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Gay rights activists hold flash-mob protest in St. Petersburg

ST. PETERSBURG, Russia -- About 100 gay rights activists have held a flash-mob demonstration in the Russian city of St. Petersburg to observe International Day Against Homophobia and to call attention to claims of gay persecution and torture in Chechnya.

Authorities routinely deny LGBT activists permission to hold rallies. Unauthorized gatherings often end in arrests and attacks by thugs. But the Wednesday evening demonstration ended without arrests or trouble. 

Although homosexuality was decriminalized in post-Soviet Russia, animosity toward gay people remains strong. 

In 2015, Putin told CBS News' Charlie Rose on 60 Minutes that "the problem of sexual minorities in Russia had been deliberately exaggerated from the outside for political reasons, I believe, without any good basis."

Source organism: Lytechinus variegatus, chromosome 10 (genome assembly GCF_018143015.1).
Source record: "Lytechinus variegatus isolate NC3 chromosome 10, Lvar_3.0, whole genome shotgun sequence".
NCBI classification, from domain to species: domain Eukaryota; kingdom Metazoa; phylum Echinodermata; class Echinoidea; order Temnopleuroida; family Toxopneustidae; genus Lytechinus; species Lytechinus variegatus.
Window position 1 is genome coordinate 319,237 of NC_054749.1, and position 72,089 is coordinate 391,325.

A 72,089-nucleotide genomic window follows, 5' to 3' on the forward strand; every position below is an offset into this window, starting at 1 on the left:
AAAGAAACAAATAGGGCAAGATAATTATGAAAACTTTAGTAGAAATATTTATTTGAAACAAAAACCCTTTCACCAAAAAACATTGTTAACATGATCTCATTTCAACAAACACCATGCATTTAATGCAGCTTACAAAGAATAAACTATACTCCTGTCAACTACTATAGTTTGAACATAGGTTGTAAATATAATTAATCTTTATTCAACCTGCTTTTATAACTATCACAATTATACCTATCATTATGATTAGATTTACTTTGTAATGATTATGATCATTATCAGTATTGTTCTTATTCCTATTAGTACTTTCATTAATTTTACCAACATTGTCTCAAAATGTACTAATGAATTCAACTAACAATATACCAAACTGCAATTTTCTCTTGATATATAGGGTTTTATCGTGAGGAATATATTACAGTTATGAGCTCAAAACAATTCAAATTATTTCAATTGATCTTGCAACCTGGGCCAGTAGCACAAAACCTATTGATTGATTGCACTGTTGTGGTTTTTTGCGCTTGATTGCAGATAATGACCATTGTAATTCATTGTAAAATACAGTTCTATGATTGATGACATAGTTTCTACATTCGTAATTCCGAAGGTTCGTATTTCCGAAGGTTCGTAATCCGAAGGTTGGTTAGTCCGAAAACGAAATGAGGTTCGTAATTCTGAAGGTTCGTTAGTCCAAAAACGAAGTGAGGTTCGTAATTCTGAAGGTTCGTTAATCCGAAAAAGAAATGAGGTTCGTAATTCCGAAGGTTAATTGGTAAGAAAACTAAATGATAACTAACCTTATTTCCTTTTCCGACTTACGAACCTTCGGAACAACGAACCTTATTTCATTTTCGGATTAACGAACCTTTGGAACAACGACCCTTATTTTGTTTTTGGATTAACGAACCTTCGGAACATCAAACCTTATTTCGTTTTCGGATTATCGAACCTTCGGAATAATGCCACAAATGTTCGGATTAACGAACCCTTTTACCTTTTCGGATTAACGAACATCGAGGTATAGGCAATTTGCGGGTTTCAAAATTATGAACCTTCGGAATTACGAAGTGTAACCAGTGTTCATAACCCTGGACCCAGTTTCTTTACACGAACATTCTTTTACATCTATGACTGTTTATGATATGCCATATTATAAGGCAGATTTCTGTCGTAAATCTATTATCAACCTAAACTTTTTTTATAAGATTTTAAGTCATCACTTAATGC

Videos show widespread abuse of gays in Russia, advocates say

 "We have no persecution at all," Putin insisted. "People of non-traditional sexual orientation work, they live in peace, they get promoted, they get state awards for their achievements in science and arts or other areas. I personally have awarded them medals."  

But in April of this year, the newspaper Novaya Gazeta reported that gay men in the republic of Chechnya had been tortured and killed by police. The claim, which Chechen authorities deny, sparked wide calls in the West for Russia to investigate.

The St. Petersburg demonstrators called on Western governments to grant asylum to Chechen gays.

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